The Rig Veda is the oldest of the Vedas. All the other Vedas are based upon it and consist to a large degree of various hymns from it. It consists of a thousand such hymns of different seers, each hymn averaging around ten verses. The Rig Veda is the oldest book in Sanskrit or any Indo-European language. Its date is debatable. Many great Yogis and scholars who have understood the astronomical references in the hymns, date the Rig Veda as before 4000 B.C., perhaps as early as 12,000. Modern western scholars tend to date it around 1500 B.C., though recent archeological finds in India (like Dwaraka) now appear to require a much earlier date. While the term Vedic is often given to any layer of the Vedic teachings including the Bhagavad Gita, technically it applies primarily to the Rig Veda.
The Rig Veda is the book of Mantra. It contains the oldest form of all the Sanskrit mantras. It is built around a science of sound which comprehends the meaning and power of each letter. Most aspects of Vedic science like the practice of yoga, meditation, mantra and Ayurveda can be found in the Rig Veda and still use many terms that come from it. While originally several different versions or rescensions of the Rig Veda were said to exist, only one remains. Its form has been structured in several different ways to guarantee its authenticity and proper preservation through time.
The Rig Veda consists of the hymns to various aspects of the Divine as seen by various seers, called the "rishis". There are seven primary seers, identified not only in India but also in Persia and China with the seven stars of the Big Dipper. Their names are Atri, Kanwa, Vasishta, Vishwamitra, Jamadagni, Gotama and Bharadvaja, but they appear even in the hymns of these sages and may refer to an earlier group. They relate to the guiding lights of the seven chakras.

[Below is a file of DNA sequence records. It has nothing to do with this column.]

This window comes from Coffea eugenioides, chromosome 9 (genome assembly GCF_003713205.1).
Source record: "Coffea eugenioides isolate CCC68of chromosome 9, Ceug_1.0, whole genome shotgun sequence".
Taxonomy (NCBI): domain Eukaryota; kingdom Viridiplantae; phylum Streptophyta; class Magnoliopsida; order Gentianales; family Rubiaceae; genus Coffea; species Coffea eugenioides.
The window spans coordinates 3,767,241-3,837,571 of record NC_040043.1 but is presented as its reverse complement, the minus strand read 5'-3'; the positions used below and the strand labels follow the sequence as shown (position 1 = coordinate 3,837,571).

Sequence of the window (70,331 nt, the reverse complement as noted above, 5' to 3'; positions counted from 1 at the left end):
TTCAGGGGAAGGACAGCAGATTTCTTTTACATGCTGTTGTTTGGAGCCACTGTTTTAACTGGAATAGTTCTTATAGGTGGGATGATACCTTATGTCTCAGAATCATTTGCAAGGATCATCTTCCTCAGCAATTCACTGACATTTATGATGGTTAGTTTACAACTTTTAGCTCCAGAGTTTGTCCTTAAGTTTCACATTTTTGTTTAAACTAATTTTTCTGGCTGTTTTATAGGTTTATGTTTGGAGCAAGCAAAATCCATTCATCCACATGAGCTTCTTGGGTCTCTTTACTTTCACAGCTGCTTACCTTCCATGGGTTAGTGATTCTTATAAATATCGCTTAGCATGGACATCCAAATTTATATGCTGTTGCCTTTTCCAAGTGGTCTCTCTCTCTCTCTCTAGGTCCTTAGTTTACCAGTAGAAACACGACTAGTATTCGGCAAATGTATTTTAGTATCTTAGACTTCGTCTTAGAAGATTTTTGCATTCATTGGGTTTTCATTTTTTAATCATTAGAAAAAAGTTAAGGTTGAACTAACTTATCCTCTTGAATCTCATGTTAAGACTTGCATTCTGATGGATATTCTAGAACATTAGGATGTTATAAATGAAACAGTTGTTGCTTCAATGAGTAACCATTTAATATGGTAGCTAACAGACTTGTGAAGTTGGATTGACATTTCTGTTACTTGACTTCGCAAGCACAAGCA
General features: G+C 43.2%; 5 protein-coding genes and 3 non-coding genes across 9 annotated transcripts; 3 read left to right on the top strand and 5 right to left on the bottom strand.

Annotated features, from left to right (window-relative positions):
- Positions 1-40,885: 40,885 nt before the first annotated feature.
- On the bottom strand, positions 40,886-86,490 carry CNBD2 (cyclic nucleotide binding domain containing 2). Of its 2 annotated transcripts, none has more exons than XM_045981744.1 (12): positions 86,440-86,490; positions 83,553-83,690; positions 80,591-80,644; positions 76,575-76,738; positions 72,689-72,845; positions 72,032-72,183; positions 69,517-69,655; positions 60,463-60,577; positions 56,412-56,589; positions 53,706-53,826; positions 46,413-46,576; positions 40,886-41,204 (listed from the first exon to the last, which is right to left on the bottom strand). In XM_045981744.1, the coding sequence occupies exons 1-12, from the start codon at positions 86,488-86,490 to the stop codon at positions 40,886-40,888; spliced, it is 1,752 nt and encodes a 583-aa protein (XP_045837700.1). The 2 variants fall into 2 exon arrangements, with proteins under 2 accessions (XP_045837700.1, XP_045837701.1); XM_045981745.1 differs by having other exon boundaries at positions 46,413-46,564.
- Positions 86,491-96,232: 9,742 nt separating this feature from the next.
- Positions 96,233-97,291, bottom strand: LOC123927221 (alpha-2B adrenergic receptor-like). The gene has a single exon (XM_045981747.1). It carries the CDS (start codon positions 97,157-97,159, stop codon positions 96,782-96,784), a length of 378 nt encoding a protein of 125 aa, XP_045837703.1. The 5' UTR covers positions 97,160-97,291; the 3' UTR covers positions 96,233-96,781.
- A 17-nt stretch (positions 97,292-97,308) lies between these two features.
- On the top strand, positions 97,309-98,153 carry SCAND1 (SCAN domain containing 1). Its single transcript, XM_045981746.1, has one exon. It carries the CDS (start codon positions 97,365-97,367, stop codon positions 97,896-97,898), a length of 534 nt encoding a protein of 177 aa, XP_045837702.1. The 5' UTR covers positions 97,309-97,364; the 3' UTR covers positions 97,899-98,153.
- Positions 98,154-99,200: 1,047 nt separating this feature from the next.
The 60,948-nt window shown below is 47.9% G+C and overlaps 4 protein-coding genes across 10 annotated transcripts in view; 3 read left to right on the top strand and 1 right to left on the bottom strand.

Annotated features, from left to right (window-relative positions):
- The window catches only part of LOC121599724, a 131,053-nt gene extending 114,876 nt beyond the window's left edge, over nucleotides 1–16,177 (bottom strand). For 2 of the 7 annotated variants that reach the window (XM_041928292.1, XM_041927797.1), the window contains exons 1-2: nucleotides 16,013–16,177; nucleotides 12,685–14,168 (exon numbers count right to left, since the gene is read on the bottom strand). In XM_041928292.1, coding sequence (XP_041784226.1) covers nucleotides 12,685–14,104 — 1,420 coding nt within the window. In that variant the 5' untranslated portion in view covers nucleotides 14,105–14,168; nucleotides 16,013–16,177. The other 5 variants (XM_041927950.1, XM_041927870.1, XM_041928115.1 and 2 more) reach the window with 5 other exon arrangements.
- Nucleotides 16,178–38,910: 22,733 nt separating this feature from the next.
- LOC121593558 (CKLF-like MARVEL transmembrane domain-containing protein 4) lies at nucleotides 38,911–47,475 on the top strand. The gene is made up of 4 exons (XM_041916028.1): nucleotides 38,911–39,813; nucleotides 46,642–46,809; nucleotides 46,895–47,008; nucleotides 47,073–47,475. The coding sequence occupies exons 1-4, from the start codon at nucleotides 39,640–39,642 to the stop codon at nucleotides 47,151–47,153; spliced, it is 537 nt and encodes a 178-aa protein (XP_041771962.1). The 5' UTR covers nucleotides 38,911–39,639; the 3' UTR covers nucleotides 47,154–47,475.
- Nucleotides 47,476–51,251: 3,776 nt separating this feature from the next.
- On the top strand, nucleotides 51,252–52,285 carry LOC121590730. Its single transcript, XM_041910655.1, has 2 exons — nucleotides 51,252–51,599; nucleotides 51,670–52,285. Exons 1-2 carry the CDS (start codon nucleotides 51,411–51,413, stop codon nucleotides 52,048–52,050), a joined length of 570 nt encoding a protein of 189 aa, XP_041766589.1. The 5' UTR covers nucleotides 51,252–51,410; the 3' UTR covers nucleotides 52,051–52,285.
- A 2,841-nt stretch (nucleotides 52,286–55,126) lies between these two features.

The main family of the seers was called the Angirasas (a term related to the Greek Angelos and our English word angel). The seven seers are all Angirasas and their families or lineages are a diversification of this one original line. The foremost of the Angirasas was Brihaspati, identified with the planet Jupiter. Other important seer families were the Bhrigus (associated with Venus) and the Ribhus. Some Vedic Gods may have also been families of the seers, including the Maruts, the Adityas and the Ashwins. Each of the seven seer families still has many descendants in India and elsewhere. They were said to be the progenitors of the human race. The head of each of the seer families was like a Tulku and took many births or passed on his teaching to many successors who bore his name. Hence Vedic and Puranic literature is filled with many Vasishtas, Vishwamitras, etc.
The Rig Veda is composed of ten books (called mandalas in Sanskrit). Seven of the books each relate primarily to one great seer and the family he belongs to; the second book belongs to Gritsamada and his family, the Bhrigus; the third relates to Vishwamitra and his family; the fourth to Vamadeva and the Gotama family; the fifth to Atri and his family; the sixth to Bharadvaja and his family; the seventh to Vasishta and his family; and the eighth to the Kanwas. The first book is a collection of hymns from seers of different families, mainly earlier ones. The tenth book is a collection of various earlier and later hymns. The ninth book is the collection of Soma hymns mainly from the Bhrigus and Angirasas. It is largely outside of and earlier than the family books. Hence the Soma book is the oldest of them all.